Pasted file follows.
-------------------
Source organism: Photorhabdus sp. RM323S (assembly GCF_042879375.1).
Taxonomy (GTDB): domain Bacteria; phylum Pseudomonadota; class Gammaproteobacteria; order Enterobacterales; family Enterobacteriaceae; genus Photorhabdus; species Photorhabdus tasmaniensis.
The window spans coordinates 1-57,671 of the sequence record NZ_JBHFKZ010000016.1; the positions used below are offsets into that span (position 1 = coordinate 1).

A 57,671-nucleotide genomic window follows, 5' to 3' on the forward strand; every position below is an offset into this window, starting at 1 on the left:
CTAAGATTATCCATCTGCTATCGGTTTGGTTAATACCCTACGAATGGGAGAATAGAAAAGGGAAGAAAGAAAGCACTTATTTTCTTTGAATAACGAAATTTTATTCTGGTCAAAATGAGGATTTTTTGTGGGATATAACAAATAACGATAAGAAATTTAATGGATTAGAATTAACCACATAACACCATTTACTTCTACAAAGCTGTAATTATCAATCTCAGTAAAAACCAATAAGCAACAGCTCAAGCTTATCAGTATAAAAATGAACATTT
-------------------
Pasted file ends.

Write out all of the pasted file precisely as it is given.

Source organism: Photorhabdus sp. RM323S (assembly GCF_042879375.1).
Taxonomy (GTDB): domain Bacteria; phylum Pseudomonadota; class Gammaproteobacteria; order Enterobacterales; family Enterobacteriaceae; genus Photorhabdus; species Photorhabdus tasmaniensis.
The window spans coordinates 1-57,671 of the sequence record NZ_JBHFKZ010000016.1; the positions used below are offsets into that span (position 1 = coordinate 1).

A 57,671-nucleotide genomic window follows, 5' to 3' on the forward strand; every position below is an offset into this window, starting at 1 on the left:
CTAAGATTATCCATCTGCTATCGGTTTGGTTAATACCCTACGAATGGGAGAATAGAAAAGGGAAGAAAGAAAGCACTTATTTTCTTTGAATAACGAAATTTTATTCTGGTCAAAATGAGGATTTTTTGTGGGATATAACAAATAACGATAAGAAATTTAATGGATTAGAATTAACCACATAACACCATTTACTTCTACAAAGCTGTAATTATCAATCTCAGTAAAAACCAATAAGCAACAGCTCAAGCTTATCAGTATAAAAATGAACATTT